Exploring the Original Generation of Pokemon
I’ve decided to look back at the Pokemon games that I used to play in my childhood. Boy has it been a ride for me. Compared to modern games, the retro Pokemon might not have the best story, music, and especially graphics, yet I am still drawn to it. I had no problems reliving this old simplistic game. I wondered if there was some sort of formula as to why the Pokemon games did so well. Why is it still so interesting? So let’s start at the beginning of it all, as we explore the origins of the world of Pokemon.
Probably one of the weirdest plots in the history of gaming, the first gen of Pokemon games puts you into the shoes of an aspiring Pokemon trainer. You start the game in your hometown of Palet Town, where upon walking through some tall grass, Professor Oak stops you and takes you to his laboratory. There, you meet your long time rival (his name is Asshat), and you both choose your respective Pokemon from Bulbasaur, Charmander, and Squirtle. That’s a good set up, but the game from here on out, that part always made me confused.
From a story point of view, this game is a mess. Think of it like this, a story generally has one main journey that the main character takes. They develop and grow, and one day they accomplish their goal. They bring an end to that main journey. In this game however, we have three journeys. The first one is to become the Pokemon Champion of the Kanto region and beat your rival. The second is to stop a terrorist organization known as Team Rocket. The last one is to collect all 151 Pokemon for Professor Oak’s research. In this game, we aren’t told which of the three goals is the main plot. It becomes a bit of a mess.
Some say that becoming the Pokemon Champion is the end goal, as the game ends there. Imagine that after becoming the Pokemon Champion, you set off to find and end Team Rocket once and for all. If the credits were to roll after their defeat, it still doesn’t make defeating Team Rocket the main plot. The fact remains that we aren’t given clarity here at all. But ultimately, there is a good reason for this. The reason this works is you, not just as a player, but as a character.
It is evident from a few facts: you get to choose the characters name, there is no dialogue for them, and for that matter no personality shown in the game. In Pokemon, you are the main character. It is about what you want to accomplish. In the end, this game is about you, on your journey in the Kanto Region. And that, despite its flawed storytelling, is what makes this games story so surprisingly timeless.
Pokemon always had interesting gameplay. It was no exception for the first generation either. With 151 Pokemon in the first generation games, you have 151 battle buddies that you can choose from, with six being the maximum you can have with you at one time. Each Pokemon has a type, e.g fire, grass, water. Different types are weak or strong against others, so it becomes more or less a glorified rock paper scissors game. So much so that it can get repetitive and boring at times.
Each Pokemon also has their own set of attacks or moves that they can use in battle, which they learn through leveling up, or being taught through TMs (technical machine) and HMs (hidden machine). Each Pokemon is unique with its own evolutions. There is a vast selection, which means you can make many teams. This is one of the major highlights of this game. The satisfaction of your Pokemon evolving through your journey is engaging to the player. You can shape your team to your personal interest and ideals, complementing how the story makes you the protagonist.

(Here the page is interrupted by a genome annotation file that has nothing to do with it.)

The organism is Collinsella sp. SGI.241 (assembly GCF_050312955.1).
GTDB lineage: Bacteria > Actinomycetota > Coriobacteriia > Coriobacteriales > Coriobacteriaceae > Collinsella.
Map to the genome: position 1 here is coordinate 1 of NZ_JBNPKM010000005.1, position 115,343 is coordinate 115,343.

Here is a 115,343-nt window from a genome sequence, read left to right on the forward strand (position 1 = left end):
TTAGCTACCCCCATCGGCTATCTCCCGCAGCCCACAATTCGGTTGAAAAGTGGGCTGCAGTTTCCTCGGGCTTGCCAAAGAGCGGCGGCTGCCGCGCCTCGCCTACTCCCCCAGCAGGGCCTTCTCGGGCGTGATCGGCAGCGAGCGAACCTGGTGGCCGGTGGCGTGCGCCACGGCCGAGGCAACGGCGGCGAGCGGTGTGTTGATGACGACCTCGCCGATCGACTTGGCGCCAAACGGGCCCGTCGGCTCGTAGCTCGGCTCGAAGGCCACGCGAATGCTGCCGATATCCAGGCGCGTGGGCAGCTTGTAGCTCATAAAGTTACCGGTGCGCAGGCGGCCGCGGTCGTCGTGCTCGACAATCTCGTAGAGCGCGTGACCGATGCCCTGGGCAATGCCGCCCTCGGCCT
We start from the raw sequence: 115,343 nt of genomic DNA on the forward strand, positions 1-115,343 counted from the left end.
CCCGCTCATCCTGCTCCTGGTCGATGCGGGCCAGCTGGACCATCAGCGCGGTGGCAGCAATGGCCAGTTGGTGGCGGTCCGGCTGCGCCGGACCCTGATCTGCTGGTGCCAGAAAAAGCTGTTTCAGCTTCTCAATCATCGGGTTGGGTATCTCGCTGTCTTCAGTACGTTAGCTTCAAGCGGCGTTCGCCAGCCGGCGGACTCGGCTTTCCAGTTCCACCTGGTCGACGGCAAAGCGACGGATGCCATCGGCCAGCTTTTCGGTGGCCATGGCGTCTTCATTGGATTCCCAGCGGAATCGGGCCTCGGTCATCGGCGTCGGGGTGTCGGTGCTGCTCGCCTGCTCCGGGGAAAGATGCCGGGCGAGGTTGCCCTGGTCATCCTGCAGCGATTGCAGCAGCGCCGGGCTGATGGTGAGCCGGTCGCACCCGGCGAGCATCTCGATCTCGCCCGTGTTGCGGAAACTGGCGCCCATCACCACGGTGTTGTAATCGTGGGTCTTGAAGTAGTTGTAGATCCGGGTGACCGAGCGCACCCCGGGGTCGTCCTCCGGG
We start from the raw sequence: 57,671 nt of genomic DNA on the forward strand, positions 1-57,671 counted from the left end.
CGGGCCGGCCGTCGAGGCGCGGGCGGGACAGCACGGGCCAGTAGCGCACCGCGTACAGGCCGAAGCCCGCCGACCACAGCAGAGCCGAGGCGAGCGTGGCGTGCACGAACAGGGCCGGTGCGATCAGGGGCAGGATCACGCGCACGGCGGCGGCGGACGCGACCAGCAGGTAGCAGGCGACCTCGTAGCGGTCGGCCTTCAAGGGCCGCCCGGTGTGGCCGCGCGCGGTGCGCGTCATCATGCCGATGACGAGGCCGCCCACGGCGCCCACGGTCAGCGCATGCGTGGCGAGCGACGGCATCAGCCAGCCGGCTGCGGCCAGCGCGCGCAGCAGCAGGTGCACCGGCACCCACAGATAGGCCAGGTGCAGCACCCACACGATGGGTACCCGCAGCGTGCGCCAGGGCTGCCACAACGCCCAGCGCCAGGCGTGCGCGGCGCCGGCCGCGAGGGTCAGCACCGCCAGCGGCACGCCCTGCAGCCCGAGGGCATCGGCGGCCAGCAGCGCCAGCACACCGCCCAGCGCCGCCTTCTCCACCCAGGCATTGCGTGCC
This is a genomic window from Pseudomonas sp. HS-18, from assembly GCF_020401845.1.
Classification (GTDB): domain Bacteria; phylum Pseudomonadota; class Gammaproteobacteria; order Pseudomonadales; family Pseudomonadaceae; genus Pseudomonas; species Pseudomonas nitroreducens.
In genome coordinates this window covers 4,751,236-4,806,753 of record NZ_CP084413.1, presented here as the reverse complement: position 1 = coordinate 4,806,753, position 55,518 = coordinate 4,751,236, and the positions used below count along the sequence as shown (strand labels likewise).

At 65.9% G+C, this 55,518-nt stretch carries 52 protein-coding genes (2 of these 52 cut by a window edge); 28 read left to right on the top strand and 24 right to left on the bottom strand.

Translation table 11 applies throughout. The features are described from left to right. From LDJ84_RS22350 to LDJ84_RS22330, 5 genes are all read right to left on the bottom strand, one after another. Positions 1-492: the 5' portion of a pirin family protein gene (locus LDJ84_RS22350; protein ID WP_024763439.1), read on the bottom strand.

Another thing going for the gameplay is the potential exploration. You travel through the large region of Kanto, and experience the journey yourself. The amount of towns, routes, and just the plain layout of the world are vast and plentiful.
Graphics and Music
Considering graphics and music, Pokemon was probably one of the most amazing games to come out in its generation. The graphics are probably not what most people look for now, and the music isn’t in a good spot for either. But when you consider the fact that this came out in 1998 on a hand held console of all things, you got to give a game credit where it’s due. The music is simple and not as clear as today’s games, but it fits the game like a glove. The simple electronic music is used amazingly well to situated what is going on in the game. Each town has their own music to signify the mood, and by god does it do that well. A good example is Saffron City, with its sinister ambiance. Despite its bland electronic sounds, the game does have a good atmosphere built with its digital melodies alone.
The first generation of Pokemon has by far been outdated and surpassed for ages, but it is still timeless and enjoyable. Though the graphics can be considered laughable in today’s society, the game fits together like a perfect puzzle. The story entices you into the world as the protagonist, the gameplay is very individualized and is made for you to explore and journey. The ambient music, while simple, gives a decent atmosphere. Of course, it has it has its limitations and downsides. From a story perspective it makes no sense, and the gameplay can be repetitive at times. However, the individualization that the game provides is enough to encourage me to complete my journey. Pokemon has come a long way, developing new ideas and expanding the world. After playing the first gen, you come to appreciate the journey that this franchise has traveled.
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